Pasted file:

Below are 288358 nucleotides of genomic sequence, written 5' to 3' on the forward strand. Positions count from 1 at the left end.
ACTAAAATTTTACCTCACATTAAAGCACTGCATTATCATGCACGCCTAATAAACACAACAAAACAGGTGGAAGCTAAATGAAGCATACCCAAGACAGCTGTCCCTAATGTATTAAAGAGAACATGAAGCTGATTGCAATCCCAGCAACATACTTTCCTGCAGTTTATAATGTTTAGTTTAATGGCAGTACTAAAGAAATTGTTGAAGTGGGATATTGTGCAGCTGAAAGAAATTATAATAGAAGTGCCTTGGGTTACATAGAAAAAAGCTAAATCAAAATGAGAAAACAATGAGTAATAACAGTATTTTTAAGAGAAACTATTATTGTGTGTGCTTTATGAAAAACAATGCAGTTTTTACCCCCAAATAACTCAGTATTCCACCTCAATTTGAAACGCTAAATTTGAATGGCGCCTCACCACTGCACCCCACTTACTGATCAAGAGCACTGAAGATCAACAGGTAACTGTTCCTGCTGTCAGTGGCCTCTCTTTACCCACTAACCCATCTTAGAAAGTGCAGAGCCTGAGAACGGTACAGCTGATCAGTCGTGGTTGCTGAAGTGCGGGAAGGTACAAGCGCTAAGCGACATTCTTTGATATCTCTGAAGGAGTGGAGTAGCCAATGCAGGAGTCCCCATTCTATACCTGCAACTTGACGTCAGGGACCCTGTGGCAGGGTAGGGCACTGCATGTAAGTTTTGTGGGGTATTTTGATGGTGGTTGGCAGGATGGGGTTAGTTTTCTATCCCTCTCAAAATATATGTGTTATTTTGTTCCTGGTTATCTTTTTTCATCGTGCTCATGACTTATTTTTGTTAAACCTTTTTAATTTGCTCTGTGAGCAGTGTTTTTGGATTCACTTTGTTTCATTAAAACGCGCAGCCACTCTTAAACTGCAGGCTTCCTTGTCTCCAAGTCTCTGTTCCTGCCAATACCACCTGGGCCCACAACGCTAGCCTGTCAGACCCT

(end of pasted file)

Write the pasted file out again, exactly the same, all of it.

Below are 288358 nucleotides of genomic sequence, written 5' to 3' on the forward strand. Positions count from 1 at the left end.
ACTAAAATTTTACCTCACATTAAAGCACTGCATTATCATGCACGCCTAATAAACACAACAAAACAGGTGGAAGCTAAATGAAGCATACCCAAGACAGCTGTCCCTAATGTATTAAAGAGAACATGAAGCTGATTGCAATCCCAGCAACATACTTTCCTGCAGTTTATAATGTTTAGTTTAATGGCAGTACTAAAGAAATTGTTGAAGTGGGATATTGTGCAGCTGAAAGAAATTATAATAGAAGTGCCTTGGGTTACATAGAAAAAAGCTAAATCAAAATGAGAAAACAATGAGTAATAACAGTATTTTTAAGAGAAACTATTATTGTGTGTGCTTTATGAAAAACAATGCAGTTTTTACCCCCAAATAACTCAGTATTCCACCTCAATTTGAAACGCTAAATTTGAATGGCGCCTCACCACTGCACCCCACTTACTGATCAAGAGCACTGAAGATCAACAGGTAACTGTTCCTGCTGTCAGTGGCCTCTCTTTACCCACTAACCCATCTTAGAAAGTGCAGAGCCTGAGAACGGTACAGCTGATCAGTCGTGGTTGCTGAAGTGCGGGAAGGTACAAGCGCTAAGCGACATTCTTTGATATCTCTGAAGGAGTGGAGTAGCCAATGCAGGAGTCCCCATTCTATACCTGCAACTTGACGTCAGGGACCCTGTGGCAGGGTAGGGCACTGCATGTAAGTTTTGTGGGGTATTTTGATGGTGGTTGGCAGGATGGGGTTAGTTTTCTATCCCTCTCAAAATATATGTGTTATTTTGTTCCTGGTTATCTTTTTTCATCGTGCTCATGACTTATTTTTGTTAAACCTTTTTAATTTGCTCTGTGAGCAGTGTTTTTGGATTCACTTTGTTTCATTAAAACGCGCAGCCACTCTTAAACTGCAGGCTTCCTTGTCTCCAAGTCTCTGTTCCTGCCAATACCACCTGGGCCCACAACGCTAGCCTGTCAGACCCT